Liked by 2 people

    • leggypeggy / Dec 19 2016 10:40 am

      Yes, reminiscent of Petra and Abu Simbel, but so much bigger and more detailed. Even the pics still leave me gobsmacked.

      Liked by 1 person

  11. Brenda / Dec 19 2016 8:30 am

    Imagine all that work. And even conceiving of it in the first place. It makes my hands hurt.

    Liked by 2 people

    • leggypeggy / Dec 19 2016 10:40 am

      Yes, who thinks up this stuff? Pity we don’t know more about its background.


  12. Phyllis Gaetz / Dec 19 2016 10:10 am

    Thoroughly enjoyed this piece Peggy. Amazing.

    Liked by 2 people

  13. Vicki / Dec 19 2016 10:18 am

    Absolutely extraordinary!

    Liked by 2 people

  14. adventuredawgs / Dec 19 2016 1:03 pm

    For such an amazing place, it’s hard to believe that it isn’t better known. I’m glad to see I wasn’t the only person that had never heard of it.

    Liked by 2 people

    • leggypeggy / Dec 19 2016 2:22 pm

      I think lots of people have never heard of the Ellora Caves. Same is true for the Ajanta Caves about 100 kilometres away.

      Liked by 1 person

      • adventuredawgs / Dec 20 2016 4:00 am

        You’re right. That’s a new one. Are they as amazing as the Ellora Caves?

        Liked by 1 person

      • leggypeggy / Dec 20 2016 9:16 am

        I know them only from the pics and they look amazing too. The Ajanta Caves are Buddhist and farther away from Aurangabad (almost 100 kilometres) than the Ellora Caves. We have urged Anand and Deepti to add an extra day or two in the Aurangabad area so that their travellers can visit both sets of caves.


  15. dave ply / Dec 19 2016 1:12 pm

    Impressive looking place – amazing what folks will do in the name of religion. I wonder if the stonemasons for the different sects had a little competition going on.

    Liked by 2 people

    • leggypeggy / Dec 19 2016 2:24 pm

      The three religions were building at different times, so there wouldn’t have been competition, but it was nice to see there wasn’t destruction of another’s work either.

      Liked by 1 person

  16. Sheryl / Dec 19 2016 1:41 pm

    Wow, the caves look amazing. And, I enjoyed reading about how people like to include foreigners in photos and making up stories about them.

    Liked by 2 people

    • leggypeggy / Dec 19 2016 2:31 pm

      I must be in hundreds of pictures with people I don’t know. About half the people ask if they can take your picture, but the rest make do with what we call ‘sneaky snaps’.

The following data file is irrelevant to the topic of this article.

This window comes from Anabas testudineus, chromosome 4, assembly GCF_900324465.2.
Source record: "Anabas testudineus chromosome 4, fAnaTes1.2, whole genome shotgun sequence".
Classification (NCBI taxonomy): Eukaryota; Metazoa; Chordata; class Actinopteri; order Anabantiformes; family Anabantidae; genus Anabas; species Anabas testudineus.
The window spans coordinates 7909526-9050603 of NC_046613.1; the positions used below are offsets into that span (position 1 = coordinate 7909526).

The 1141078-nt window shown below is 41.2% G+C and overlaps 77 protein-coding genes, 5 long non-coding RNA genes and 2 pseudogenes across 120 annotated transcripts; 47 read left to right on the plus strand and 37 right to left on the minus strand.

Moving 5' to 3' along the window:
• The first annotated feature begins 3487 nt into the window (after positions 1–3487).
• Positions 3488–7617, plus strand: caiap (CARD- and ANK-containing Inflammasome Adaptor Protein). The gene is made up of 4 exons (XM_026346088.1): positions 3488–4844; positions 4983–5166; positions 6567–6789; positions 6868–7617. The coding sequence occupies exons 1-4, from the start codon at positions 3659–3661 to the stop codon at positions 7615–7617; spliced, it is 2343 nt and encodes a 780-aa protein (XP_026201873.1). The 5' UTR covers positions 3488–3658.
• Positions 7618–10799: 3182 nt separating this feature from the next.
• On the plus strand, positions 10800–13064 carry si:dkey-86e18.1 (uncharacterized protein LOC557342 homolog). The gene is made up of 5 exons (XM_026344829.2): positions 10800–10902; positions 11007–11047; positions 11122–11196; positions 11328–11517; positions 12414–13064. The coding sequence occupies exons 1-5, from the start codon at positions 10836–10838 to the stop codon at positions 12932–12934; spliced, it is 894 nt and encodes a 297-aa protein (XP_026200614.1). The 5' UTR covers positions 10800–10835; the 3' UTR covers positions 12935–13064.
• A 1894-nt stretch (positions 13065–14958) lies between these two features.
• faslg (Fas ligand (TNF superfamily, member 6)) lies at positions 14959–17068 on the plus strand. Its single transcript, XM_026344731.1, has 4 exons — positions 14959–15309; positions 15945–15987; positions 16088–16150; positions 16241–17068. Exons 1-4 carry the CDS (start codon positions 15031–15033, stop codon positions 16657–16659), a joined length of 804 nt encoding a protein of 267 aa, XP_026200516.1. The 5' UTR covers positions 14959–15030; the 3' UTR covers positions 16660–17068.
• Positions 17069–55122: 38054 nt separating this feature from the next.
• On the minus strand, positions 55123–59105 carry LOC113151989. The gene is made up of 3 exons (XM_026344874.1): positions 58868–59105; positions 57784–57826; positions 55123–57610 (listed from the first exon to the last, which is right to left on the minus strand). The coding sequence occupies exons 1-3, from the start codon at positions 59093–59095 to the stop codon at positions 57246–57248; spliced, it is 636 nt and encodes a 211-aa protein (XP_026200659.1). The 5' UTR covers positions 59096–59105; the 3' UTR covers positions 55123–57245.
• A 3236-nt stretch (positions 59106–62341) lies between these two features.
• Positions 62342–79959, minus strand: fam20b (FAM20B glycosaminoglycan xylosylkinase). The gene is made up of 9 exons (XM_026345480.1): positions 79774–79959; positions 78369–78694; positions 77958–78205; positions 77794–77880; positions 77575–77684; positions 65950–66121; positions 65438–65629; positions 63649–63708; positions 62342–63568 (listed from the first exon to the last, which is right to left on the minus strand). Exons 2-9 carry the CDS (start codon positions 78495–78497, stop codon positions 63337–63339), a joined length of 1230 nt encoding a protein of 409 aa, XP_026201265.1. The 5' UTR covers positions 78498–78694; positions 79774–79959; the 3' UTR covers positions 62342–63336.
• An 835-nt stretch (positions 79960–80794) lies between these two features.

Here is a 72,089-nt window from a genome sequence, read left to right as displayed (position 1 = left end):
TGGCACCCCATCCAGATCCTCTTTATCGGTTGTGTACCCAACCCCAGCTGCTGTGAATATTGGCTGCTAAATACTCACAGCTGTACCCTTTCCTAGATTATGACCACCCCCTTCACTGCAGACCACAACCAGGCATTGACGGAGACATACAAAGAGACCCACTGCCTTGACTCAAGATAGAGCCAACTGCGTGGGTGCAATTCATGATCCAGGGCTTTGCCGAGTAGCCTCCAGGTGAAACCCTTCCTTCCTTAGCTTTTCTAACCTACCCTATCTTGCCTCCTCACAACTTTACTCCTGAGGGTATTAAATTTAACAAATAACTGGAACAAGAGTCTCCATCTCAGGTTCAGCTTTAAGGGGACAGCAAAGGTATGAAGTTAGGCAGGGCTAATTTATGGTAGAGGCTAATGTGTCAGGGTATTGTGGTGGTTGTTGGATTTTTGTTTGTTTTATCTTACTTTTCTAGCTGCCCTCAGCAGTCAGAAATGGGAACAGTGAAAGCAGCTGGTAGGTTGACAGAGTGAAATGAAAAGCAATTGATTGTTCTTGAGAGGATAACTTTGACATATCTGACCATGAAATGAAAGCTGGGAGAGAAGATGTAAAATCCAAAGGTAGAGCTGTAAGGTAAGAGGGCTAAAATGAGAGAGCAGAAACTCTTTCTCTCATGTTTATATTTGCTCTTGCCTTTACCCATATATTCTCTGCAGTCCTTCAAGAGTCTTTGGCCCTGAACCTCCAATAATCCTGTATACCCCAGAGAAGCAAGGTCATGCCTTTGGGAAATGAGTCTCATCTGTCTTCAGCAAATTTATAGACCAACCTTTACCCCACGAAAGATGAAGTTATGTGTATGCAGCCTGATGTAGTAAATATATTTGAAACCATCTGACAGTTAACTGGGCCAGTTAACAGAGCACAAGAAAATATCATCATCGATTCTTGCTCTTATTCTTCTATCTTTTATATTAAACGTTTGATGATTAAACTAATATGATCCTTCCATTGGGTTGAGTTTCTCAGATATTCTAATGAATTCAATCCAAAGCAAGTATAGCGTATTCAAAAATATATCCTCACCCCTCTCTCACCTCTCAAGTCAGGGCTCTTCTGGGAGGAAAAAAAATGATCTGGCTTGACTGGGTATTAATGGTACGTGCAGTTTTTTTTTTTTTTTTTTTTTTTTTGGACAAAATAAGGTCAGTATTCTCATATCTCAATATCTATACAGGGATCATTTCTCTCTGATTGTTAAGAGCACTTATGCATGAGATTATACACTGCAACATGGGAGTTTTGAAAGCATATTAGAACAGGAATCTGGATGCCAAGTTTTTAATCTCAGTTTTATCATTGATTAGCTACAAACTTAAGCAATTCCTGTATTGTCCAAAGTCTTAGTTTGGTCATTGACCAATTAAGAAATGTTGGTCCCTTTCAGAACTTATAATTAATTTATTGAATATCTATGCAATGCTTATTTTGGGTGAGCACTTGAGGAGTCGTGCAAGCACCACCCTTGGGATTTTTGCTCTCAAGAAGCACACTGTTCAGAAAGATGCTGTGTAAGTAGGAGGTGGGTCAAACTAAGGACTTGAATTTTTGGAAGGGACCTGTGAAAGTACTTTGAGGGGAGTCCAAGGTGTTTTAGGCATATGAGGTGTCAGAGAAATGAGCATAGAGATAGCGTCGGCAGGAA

Liked by 1 person

  17. IreneDesign2011 / Dec 19 2016 5:31 pm

    Thank you for sharing your wonderful experiences, Peggy 🙂
    Really an amazing and beautiful place, as I never heard about before.

    Liked by 2 people

  18. calmkate / Dec 19 2016 7:31 pm

    Stunning, thank you! Love all your photos but especially that last one. Had heard of these caves but had NO idea they were so spectacular.

    Liked by 2 people

  19. Bun Karyudo / Dec 19 2016 8:43 pm

    Funnily enough, from glancing at the first couple of photographs before reading the post, I initially thought this was Lalibela (which I’ve only ever seen on TV documentaries), so I was interested to read you compare the scale of the two. I’m embarrassed to say I’d never even heard of Ellora Caves before your post despite the place being so spectacular and a UNESCO World Heritage site to boot.

    Liked by 2 people

    • leggypeggy / Dec 19 2016 9:42 pm

      Oh, don’t be embarrassed about never having heard of these caves. I only knew about them because they were noted on the itinerary. Poor John, the avid reader, had known about them.

      Liked by 1 person

      • Bun Karyudo / Dec 20 2016 12:04 am

        Well, they’ve been added to my bucket list. When unrolled, this list now stretches off the table, down the hall, through the front door and down eight flights of steps.

        Liked by 1 person

      • leggypeggy / Dec 20 2016 8:26 am

        My list looks like that too!


  20. spearfruit / Dec 20 2016 4:01 am

    Peggy, very impressive caves – I am amazed at the details.

    Liked by 1 person

  21. fareasttravelogue / Dec 20 2016 5:52 am

    i hope someday to see this place…interesting

    Liked by 2 people

  22. jerseydreaming / Dec 20 2016 6:46 am

    Wow! Now that’s somewhere I’d really like to visit.

    Liked by 2 people

  23. kkessler833 / Dec 20 2016 7:16 am

    Yes! Wow!!!!!

    Liked by 2 people

  24. Curious to the Max / Dec 22 2016 1:39 pm

    Oh my goodness. I JUST saw a Public Broadcast on this site. Your post made it all the more memorable and interesting. Your pictures and commentary are fabulous. I think PBS should hire you to make TV specials.

    Liked by 2 people

  25. Maniparna Sengupta Majumder / Dec 23 2016 8:57 am

    The caves produce a sensation of awe at the first sight and then every time you visit them!

    Liked by 2 people

    • leggypeggy / Dec 24 2016 11:07 pm

      I agree. The awe never subsides. They are always amazing.


  26. mliae / Dec 23 2016 10:32 pm